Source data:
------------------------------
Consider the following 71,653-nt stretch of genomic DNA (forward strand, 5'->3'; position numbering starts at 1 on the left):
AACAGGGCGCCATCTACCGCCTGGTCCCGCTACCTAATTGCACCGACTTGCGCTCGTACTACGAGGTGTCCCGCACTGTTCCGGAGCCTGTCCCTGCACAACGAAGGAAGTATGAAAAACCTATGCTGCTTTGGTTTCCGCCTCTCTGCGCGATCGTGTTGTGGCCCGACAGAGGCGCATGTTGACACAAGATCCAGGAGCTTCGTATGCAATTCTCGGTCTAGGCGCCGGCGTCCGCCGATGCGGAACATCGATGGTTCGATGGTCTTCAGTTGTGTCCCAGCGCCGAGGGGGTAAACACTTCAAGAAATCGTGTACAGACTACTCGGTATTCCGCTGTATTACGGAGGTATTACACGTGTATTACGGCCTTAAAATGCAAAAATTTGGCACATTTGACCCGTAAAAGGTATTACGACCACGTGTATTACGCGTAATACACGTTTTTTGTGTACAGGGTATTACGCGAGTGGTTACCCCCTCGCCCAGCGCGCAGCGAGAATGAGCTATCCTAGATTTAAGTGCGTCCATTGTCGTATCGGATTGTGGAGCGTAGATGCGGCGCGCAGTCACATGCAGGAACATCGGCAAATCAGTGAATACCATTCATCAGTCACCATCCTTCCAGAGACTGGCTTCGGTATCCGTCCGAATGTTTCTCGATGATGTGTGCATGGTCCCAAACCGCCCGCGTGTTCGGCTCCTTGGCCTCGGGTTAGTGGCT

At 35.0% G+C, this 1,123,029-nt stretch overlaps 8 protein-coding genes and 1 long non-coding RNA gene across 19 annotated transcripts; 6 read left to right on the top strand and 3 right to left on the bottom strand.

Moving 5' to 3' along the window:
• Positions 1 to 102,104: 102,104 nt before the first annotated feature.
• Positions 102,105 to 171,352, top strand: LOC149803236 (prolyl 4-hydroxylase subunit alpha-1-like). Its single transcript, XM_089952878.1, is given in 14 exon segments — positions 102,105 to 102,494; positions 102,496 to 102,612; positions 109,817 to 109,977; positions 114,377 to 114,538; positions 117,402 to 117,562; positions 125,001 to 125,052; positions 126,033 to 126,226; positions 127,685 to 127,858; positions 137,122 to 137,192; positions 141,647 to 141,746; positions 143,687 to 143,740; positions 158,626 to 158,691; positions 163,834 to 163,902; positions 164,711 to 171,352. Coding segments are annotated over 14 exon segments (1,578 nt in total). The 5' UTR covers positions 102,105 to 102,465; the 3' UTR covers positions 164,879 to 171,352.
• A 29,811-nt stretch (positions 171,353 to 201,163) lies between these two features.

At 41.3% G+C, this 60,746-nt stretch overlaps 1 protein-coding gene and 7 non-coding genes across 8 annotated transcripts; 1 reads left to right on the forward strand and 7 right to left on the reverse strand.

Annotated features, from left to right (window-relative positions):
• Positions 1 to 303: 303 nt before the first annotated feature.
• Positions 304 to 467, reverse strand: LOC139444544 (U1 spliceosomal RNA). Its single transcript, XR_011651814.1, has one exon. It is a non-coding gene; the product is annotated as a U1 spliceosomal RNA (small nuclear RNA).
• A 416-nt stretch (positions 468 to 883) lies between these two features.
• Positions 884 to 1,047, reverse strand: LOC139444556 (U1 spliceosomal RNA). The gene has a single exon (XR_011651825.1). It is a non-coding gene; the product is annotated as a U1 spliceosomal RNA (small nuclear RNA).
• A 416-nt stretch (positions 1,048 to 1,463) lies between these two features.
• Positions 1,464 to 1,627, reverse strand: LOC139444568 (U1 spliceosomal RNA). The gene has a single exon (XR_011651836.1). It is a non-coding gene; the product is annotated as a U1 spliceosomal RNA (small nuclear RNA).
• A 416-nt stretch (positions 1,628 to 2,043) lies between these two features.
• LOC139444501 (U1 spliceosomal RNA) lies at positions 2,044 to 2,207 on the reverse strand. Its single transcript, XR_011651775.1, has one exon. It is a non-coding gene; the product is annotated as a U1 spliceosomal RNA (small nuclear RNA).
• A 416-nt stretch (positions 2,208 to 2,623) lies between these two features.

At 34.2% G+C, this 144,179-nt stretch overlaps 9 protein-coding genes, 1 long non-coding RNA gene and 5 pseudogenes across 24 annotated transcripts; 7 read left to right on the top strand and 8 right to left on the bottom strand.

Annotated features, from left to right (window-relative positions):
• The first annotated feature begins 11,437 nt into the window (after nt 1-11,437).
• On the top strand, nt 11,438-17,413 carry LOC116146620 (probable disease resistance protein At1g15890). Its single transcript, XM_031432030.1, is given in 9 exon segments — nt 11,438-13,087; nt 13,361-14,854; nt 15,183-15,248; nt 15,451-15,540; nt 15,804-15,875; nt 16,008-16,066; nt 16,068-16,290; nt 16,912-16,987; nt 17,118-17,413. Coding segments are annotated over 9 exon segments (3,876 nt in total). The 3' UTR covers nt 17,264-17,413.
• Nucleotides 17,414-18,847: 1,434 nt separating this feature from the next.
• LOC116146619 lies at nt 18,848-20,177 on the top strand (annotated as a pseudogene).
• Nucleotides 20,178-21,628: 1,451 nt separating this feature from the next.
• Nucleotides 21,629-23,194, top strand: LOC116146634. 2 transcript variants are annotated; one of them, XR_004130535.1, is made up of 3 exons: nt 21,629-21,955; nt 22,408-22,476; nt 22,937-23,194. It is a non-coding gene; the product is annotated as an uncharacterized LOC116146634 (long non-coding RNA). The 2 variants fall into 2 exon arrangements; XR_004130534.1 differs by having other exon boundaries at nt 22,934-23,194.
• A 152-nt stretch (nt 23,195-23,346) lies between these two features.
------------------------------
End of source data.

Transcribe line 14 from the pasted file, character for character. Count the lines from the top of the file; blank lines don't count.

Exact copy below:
• A 416-nt stretch (positions 1,048 to 1,463) lies between these two features.